Drent took over a North baseball program in 2006 that had one state tournament appearance in the first six seasons of the decade, that coming in 2004. The Stars quickly became a Missouri River Conference contender, winning four league titles and qualifying for the 4A state tournament three consecutive years (2008, 09, 10).

The 1992 Worthington (Minnesota) High School graduate spent one season playing baseball at Morningside College under Jim Scholten, who Drent would succeed as head man when Scholten retired after 28 seasons.

Drent never finished lower than fourth in his six seasons at the helm of the Mustangs, guiding the program to their first NAIA national tournament berth since the school made the switch back from NCAA Division II in the early 2000s.

“We built the program at North High, we built a good program at Morningside, I guess I like to get to work and see what you can do and the intrigue at East High was there was talented players there,” Drent said. “We have a really talented eighth-grade group that my daughter is a part of and really it’s just a chance to coach my kids and is not an opportunity that many dads get, it’s a chance to build a program and coach your kids.

“The one thing I told our family no matter how great the baseball program was at Morningside they could never be a real part of it.

“This is one of those rare opportunities that if we can build a good program at East High the time we put in now building this program, they get to reap the benefits of it. I have an eighth-grader and a fourth-grader, they’re going to both get the benefits of that and that’s something on the baseball side they could never be a part of it.”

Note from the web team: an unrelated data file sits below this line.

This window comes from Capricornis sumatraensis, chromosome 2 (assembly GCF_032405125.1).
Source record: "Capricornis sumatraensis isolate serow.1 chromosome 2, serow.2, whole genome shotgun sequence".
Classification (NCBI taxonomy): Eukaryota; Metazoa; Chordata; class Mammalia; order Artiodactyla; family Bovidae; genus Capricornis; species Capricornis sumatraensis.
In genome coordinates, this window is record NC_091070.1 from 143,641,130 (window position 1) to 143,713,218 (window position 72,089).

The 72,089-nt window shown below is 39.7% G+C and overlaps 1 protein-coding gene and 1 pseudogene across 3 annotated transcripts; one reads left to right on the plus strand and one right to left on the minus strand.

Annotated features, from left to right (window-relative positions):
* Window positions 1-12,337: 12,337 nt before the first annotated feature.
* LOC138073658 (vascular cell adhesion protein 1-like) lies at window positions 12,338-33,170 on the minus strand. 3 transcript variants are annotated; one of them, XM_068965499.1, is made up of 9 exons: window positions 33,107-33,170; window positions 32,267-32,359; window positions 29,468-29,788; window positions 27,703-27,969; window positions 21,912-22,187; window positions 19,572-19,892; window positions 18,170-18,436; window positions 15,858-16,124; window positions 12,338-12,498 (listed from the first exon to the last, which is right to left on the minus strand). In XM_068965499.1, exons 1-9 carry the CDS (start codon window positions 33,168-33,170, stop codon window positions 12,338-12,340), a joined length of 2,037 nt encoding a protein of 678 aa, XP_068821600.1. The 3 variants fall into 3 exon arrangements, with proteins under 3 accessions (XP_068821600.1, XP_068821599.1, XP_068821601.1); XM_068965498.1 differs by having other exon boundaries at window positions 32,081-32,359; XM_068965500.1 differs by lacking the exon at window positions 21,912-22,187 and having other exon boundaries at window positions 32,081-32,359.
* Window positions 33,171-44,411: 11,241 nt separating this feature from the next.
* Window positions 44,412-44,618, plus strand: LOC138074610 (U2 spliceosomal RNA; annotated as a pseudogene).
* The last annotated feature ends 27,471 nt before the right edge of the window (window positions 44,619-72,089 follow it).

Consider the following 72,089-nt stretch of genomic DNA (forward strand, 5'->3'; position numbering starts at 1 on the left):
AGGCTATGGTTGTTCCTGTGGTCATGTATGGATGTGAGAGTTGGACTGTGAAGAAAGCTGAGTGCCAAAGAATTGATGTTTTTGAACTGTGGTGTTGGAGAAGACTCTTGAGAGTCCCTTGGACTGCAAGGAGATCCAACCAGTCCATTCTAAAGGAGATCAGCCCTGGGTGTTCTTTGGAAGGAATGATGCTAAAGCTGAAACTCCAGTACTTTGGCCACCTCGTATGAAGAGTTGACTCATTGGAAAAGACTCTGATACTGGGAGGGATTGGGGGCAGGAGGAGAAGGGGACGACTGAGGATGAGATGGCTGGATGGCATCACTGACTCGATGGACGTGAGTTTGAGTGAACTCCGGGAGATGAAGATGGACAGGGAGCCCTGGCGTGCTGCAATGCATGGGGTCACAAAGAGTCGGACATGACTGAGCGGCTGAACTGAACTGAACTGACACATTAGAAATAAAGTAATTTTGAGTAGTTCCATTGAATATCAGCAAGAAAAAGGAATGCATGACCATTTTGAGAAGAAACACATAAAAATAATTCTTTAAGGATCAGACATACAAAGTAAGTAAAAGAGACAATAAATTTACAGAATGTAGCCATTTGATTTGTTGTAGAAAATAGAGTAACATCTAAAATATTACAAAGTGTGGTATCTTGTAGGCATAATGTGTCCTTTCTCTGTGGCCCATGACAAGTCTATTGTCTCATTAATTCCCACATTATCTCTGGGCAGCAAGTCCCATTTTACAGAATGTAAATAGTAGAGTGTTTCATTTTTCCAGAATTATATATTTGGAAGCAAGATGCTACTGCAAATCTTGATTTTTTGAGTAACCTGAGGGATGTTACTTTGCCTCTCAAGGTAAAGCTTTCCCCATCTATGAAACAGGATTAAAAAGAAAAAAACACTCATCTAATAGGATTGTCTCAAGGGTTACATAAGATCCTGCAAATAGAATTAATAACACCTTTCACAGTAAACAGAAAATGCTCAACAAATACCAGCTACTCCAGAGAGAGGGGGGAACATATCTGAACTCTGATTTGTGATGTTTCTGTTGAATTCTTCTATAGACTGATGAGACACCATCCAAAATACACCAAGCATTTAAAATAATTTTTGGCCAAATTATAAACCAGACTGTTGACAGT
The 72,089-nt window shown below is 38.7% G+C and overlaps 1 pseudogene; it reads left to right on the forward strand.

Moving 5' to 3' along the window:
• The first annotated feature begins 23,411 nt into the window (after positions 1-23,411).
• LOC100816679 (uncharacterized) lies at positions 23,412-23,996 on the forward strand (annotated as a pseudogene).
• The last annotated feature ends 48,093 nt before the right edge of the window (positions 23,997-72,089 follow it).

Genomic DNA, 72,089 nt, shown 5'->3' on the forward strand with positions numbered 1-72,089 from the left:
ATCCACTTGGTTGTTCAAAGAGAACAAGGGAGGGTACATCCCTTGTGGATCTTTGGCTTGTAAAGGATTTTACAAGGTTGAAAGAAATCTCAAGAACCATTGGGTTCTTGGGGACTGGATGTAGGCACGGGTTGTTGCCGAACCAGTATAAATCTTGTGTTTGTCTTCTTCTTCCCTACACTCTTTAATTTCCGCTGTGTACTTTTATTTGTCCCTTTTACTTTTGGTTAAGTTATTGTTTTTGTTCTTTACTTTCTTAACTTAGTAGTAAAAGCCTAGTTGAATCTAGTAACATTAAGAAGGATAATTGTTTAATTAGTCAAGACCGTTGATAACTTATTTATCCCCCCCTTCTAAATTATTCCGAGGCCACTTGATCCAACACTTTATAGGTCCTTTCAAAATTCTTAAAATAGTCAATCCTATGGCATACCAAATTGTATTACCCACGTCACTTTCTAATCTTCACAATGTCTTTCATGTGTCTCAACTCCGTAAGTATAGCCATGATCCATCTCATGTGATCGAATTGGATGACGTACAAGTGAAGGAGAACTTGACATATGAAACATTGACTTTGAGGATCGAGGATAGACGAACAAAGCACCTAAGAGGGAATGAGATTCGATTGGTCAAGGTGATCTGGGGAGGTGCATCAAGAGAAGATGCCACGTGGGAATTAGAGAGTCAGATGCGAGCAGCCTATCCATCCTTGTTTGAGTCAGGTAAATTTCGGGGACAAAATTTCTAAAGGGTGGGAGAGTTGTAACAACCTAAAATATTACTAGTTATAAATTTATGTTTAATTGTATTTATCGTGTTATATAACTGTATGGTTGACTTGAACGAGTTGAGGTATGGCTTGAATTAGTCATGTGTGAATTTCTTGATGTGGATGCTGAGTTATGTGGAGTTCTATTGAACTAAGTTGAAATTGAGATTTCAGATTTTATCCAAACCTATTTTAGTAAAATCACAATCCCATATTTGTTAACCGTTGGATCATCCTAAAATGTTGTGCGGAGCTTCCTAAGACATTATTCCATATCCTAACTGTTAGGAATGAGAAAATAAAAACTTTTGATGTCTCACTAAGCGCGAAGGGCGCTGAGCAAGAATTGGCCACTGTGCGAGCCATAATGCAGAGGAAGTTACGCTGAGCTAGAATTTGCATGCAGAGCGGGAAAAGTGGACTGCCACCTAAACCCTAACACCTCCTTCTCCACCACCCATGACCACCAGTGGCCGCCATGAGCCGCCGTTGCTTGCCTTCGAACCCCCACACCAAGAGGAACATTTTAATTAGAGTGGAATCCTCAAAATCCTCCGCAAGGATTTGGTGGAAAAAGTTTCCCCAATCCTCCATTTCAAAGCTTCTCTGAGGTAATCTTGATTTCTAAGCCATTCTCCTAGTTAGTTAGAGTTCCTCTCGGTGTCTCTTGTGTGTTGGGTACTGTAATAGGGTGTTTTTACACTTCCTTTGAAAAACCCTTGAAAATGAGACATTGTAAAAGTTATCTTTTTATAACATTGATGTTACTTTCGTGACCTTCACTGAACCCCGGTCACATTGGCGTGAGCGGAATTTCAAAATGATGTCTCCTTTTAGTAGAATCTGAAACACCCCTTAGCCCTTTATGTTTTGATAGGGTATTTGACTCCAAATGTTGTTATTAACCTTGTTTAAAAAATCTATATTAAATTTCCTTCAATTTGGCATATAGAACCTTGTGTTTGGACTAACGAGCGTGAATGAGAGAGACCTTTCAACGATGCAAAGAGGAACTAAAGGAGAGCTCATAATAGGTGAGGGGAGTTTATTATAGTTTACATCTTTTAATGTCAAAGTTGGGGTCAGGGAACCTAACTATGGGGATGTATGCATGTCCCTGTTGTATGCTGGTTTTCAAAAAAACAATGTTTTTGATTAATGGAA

East returns its entire roster from last season led by seniors Taylor Copple, Lauren Van Dyke, Paige Hanson and Grace Hildahl along with sophomores Katlynn Tucker and Kennedy McCloy.

Copple was the team’s lone double figure scorer at 13.5 points per game for a team that averaged 52 points per game. Tucker, who set a single season school record with 52 three-pointers, averaged 8.8 and McCloy, who hit 27 three-pointers, 9.5.

“We got to play at a different pace,” said Drent. “We’re going to play seven to 10 girls, maybe even 11 to 12 girls on a nightly basis. We’re going to play with tempo, we got to push the pace, were not incredibly tall, we’ve got a lot of average size girls. We think we can get out and run and we have some good shooters with Tucker and McCloy.

“We’re going to roll the dice and try and play fast and create some chaos and get some easy scoring opportunities.”

The opportunity to remain a head coach was the final intrigue that drew Drent to the East job, that and his daughters will be part of the program in the near future.

“It was just really intriguing, this is a great opportunity, you can stay involved with coaching, you can continue to be a head coach,” he said. “I have always loved coaching basketball, I worked with John Vanderloo at North High for five years the intrigue of getting back in there, getting back into basketball and the chance to be a head coach really put me over the edge.”

It was a win-win for both the Black Raiders and Drent family.